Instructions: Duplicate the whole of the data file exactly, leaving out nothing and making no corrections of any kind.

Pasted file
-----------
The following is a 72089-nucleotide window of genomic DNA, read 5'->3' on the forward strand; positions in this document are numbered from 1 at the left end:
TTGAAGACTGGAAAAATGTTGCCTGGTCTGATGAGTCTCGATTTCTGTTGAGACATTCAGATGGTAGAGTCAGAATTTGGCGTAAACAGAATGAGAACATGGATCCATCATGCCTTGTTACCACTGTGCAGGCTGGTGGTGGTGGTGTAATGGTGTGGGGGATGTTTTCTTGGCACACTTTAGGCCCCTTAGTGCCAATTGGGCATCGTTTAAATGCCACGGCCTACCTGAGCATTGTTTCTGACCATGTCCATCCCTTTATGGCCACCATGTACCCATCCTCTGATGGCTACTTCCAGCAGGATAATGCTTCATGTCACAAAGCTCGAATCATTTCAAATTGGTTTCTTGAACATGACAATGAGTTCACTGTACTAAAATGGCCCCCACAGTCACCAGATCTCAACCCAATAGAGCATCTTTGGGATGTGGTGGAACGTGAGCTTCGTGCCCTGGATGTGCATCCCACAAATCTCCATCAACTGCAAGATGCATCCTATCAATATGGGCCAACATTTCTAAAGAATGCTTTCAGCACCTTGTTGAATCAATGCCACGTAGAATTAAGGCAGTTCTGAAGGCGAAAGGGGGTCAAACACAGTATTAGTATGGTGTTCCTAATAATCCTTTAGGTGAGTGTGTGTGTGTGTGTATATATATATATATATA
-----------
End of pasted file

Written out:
The following is a 72089-nucleotide window of genomic DNA, read 5'->3' on the forward strand; positions in this document are numbered from 1 at the left end:
TTGAAGACTGGAAAAATGTTGCCTGGTCTGATGAGTCTCGATTTCTGTTGAGACATTCAGATGGTAGAGTCAGAATTTGGCGTAAACAGAATGAGAACATGGATCCATCATGCCTTGTTACCACTGTGCAGGCTGGTGGTGGTGGTGTAATGGTGTGGGGGATGTTTTCTTGGCACACTTTAGGCCCCTTAGTGCCAATTGGGCATCGTTTAAATGCCACGGCCTACCTGAGCATTGTTTCTGACCATGTCCATCCCTTTATGGCCACCATGTACCCATCCTCTGATGGCTACTTCCAGCAGGATAATGCTTCATGTCACAAAGCTCGAATCATTTCAAATTGGTTTCTTGAACATGACAATGAGTTCACTGTACTAAAATGGCCCCCACAGTCACCAGATCTCAACCCAATAGAGCATCTTTGGGATGTGGTGGAACGTGAGCTTCGTGCCCTGGATGTGCATCCCACAAATCTCCATCAACTGCAAGATGCATCCTATCAATATGGGCCAACATTTCTAAAGAATGCTTTCAGCACCTTGTTGAATCAATGCCACGTAGAATTAAGGCAGTTCTGAAGGCGAAAGGGGGTCAAACACAGTATTAGTATGGTGTTCCTAATAATCCTTTAGGTGAGTGTGTGTGTGTGTGTATATATATATATATATA